If you’ve come to one of our family-friendly concerts, you know we go all out to engage the kids. Or at least get them to leave their seats, come to the front, and let the parents of the really young ones have a good five to ten minutes sans squirmy child in lap. This concert we’re delighted to introduce a storyteller, Leigh Graf.
We did have the advantage in getting Ms. Graf to join us – her husband, Greg, is our accompanist. And they have two children under the age of five. That’s right, they’re in the thick of the “one more please/but I’m thirsty/I’m not sleepy yet…!” world of bedtime rituals. We asked Ms. Graf how much of this informs her storytelling.
VCS: What do you love about storytelling?
LG: I’ve always loved inviting an audience into the story. Children and adults alike enjoy getting “lost” in the adventures of a character, suspending one’s present reality in order to experience something new. Imagination is wonderful!
VCS: Is bedtime with your girls the same as with an audience? The voices, the expressions.
LG: I do speak with a variety of inflection and I do try to have different voices for my characters, but being I don’t rehearse, the voices are not always consistent. Thankfully, they don’t expect perfection.
VCS: What’s your favorite thing to read to kids?
LG: Honestly, I love reading their children’s Bible to them. It is not only great literature, but it is the greatest story yet told: God loves us. Besides that, I enjoy reading stories with suspense. Those in which you are dying to know what will happen next?
VCS: Your sanity saving measures when the kids want the *same* story read to them uh-gain.
LG: The girls certainly have their favorites but as I am checking out 30+ new books a week from the library, we find new favorites quite quickly. So, I don’t really get tired of any one story.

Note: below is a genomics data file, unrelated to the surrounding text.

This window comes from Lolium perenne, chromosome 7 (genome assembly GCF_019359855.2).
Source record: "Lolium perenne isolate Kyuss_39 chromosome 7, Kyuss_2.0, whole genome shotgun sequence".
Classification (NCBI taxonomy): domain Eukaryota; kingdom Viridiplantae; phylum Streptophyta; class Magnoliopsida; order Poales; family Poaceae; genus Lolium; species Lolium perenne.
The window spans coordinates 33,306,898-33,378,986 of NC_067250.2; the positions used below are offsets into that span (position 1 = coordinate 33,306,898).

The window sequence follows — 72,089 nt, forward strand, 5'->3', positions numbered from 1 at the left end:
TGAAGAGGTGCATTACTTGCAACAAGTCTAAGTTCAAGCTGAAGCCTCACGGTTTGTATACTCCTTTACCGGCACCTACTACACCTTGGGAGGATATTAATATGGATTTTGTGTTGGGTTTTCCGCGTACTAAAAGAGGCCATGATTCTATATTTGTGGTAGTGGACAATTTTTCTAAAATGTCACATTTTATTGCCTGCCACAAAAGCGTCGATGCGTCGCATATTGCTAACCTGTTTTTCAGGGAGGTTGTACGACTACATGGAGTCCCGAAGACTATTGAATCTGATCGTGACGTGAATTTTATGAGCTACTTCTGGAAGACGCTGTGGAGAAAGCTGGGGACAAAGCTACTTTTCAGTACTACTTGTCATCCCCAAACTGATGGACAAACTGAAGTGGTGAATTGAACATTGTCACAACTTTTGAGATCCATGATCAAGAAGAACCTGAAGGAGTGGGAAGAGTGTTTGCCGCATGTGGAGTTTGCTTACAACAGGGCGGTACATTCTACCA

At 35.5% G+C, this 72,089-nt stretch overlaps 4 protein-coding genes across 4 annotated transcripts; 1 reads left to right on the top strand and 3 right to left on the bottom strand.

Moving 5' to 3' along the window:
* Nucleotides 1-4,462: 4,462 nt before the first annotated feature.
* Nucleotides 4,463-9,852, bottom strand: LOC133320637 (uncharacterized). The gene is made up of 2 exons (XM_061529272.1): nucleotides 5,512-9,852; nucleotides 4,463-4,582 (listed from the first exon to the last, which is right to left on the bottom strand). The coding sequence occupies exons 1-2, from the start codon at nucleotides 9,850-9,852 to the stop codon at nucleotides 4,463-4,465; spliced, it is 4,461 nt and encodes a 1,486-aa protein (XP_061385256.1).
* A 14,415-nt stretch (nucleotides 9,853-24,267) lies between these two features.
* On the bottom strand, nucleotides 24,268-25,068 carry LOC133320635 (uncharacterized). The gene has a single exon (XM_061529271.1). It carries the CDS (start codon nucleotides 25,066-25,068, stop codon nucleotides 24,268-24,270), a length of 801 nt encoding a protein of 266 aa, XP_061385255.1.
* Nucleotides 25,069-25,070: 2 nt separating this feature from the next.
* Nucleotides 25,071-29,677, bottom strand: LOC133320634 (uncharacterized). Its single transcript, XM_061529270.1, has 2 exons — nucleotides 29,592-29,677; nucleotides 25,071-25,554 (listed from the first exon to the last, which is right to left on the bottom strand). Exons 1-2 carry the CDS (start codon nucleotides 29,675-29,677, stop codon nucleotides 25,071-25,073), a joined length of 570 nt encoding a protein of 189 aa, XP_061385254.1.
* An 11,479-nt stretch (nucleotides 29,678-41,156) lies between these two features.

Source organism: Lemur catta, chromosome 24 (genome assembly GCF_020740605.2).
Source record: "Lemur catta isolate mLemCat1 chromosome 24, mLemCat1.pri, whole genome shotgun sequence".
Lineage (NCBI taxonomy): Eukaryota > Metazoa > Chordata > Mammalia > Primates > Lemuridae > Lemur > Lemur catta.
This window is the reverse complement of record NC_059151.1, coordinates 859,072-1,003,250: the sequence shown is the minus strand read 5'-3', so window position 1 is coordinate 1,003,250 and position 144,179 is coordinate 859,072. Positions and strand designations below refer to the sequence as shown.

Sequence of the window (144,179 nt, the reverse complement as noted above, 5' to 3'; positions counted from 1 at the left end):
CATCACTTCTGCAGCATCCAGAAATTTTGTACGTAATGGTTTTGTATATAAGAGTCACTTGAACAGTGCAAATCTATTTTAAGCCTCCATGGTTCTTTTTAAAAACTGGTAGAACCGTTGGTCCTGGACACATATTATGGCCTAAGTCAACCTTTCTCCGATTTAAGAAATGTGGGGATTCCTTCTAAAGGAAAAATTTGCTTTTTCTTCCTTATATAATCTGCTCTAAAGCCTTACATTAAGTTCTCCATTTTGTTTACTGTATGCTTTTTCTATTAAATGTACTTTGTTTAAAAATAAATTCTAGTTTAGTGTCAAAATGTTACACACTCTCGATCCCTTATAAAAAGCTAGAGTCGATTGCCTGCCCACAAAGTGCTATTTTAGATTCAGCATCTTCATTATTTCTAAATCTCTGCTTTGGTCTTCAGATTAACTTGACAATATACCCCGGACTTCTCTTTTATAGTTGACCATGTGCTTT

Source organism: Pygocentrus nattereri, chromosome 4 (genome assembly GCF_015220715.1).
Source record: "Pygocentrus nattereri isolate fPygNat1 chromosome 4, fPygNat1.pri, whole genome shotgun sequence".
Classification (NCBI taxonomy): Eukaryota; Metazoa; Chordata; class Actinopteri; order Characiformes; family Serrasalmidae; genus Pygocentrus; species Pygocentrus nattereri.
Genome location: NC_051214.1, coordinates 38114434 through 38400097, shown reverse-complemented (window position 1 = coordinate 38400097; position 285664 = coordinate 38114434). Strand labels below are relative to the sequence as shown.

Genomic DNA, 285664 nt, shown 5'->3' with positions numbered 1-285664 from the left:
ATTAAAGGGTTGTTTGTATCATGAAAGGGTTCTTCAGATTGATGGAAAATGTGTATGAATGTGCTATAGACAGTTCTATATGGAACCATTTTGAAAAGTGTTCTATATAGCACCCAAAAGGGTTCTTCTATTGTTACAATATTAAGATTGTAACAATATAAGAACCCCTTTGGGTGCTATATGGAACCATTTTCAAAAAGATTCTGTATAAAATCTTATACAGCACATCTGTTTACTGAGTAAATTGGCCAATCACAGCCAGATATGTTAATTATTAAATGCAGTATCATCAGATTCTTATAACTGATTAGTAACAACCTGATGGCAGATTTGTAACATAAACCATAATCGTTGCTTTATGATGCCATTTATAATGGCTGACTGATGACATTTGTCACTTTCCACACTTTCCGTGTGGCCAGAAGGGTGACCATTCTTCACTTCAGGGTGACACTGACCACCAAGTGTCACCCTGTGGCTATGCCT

VCS: Once they’re actually asleep, you leave the room with the haste of ….?
LG: Cleaning the kitchen.
VCS: And you are back in their room sooner than______because someone needs a drink of water, has one more thing to say, saw a scary something.
LG: Five minutes.
VCS: The number of times you’ve sighed/sternly said “go back to bed.”
LG: I’ve had to go in up to five times in one night.
VCS: The number of times you’ve accidentally turned to the last page of the really repetitive book.
LG: Depending on the time of day, I will skip several pages at a time in lengthy Seuss books.
VCS: The number of times you’ve been busted for the aforementioned.
LG: More than I would expect from a 2.5 and 4 year old! They listen very well. They catch onto paraphrasing in an instant! They have many stories memorized and they will proceed to “read” ME story the RIGHT way.
Graf’s daughters will join her on concert night. “They’re going to sit there by themselves?!” Sort of. Liss Hindley’s kids will help babysit. But the Graf girls are apparently quite used to seeing both mom and dad on stage at the same time, and therefore sitting still at a cultural event. Most excellent.
Tickets are now on sale for Lullabies, 4:30 pm, Saturday, March 15, 2014 (at VBC, 541 Marshall Road SW, Vienna, VA 22180) – $25 for adults, $20 for seniors 60+ and students (15 – 18), youth (14 and below) attend for free accompanied by a ticketed attendee. Tickets can be purchase through a member of the choir, or online.